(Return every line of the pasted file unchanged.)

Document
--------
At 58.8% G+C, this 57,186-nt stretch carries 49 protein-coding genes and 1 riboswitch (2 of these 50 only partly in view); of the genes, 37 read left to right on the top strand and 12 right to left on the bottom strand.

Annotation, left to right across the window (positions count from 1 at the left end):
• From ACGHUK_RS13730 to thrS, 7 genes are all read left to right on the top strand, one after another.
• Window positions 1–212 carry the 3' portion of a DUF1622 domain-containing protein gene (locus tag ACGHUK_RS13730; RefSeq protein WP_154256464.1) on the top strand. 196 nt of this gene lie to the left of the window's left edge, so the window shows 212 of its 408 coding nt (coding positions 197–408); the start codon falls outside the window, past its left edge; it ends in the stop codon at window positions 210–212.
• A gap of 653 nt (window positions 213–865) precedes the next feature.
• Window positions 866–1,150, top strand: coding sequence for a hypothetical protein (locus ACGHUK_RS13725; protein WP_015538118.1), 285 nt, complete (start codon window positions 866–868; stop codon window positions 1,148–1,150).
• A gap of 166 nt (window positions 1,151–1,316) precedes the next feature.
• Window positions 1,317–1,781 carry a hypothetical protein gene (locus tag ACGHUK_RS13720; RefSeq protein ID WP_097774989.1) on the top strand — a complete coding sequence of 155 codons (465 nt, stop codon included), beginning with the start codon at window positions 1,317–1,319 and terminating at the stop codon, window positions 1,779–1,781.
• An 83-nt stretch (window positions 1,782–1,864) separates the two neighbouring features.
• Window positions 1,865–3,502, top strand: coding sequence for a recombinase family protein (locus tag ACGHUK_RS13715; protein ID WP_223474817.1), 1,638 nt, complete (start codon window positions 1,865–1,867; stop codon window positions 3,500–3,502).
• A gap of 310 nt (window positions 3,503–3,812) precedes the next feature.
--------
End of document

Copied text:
At 58.8% G+C, this 57,186-nt stretch carries 49 protein-coding genes and 1 riboswitch (2 of these 50 only partly in view); of the genes, 37 read left to right on the top strand and 12 right to left on the bottom strand.

Annotation, left to right across the window (positions count from 1 at the left end):
• From ACGHUK_RS13730 to thrS, 7 genes are all read left to right on the top strand, one after another.
• Window positions 1–212 carry the 3' portion of a DUF1622 domain-containing protein gene (locus tag ACGHUK_RS13730; RefSeq protein WP_154256464.1) on the top strand. 196 nt of this gene lie to the left of the window's left edge, so the window shows 212 of its 408 coding nt (coding positions 197–408); the start codon falls outside the window, past its left edge; it ends in the stop codon at window positions 210–212.
• A gap of 653 nt (window positions 213–865) precedes the next feature.
• Window positions 866–1,150, top strand: coding sequence for a hypothetical protein (locus ACGHUK_RS13725; protein WP_015538118.1), 285 nt, complete (start codon window positions 866–868; stop codon window positions 1,148–1,150).
• A gap of 166 nt (window positions 1,151–1,316) precedes the next feature.
• Window positions 1,317–1,781 carry a hypothetical protein gene (locus tag ACGHUK_RS13720; RefSeq protein ID WP_097774989.1) on the top strand — a complete coding sequence of 155 codons (465 nt, stop codon included), beginning with the start codon at window positions 1,317–1,319 and terminating at the stop codon, window positions 1,779–1,781.
• An 83-nt stretch (window positions 1,782–1,864) separates the two neighbouring features.
• Window positions 1,865–3,502, top strand: coding sequence for a recombinase family protein (locus tag ACGHUK_RS13715; protein ID WP_223474817.1), 1,638 nt, complete (start codon window positions 1,865–1,867; stop codon window positions 3,500–3,502).
• A gap of 310 nt (window positions 3,503–3,812) precedes the next feature.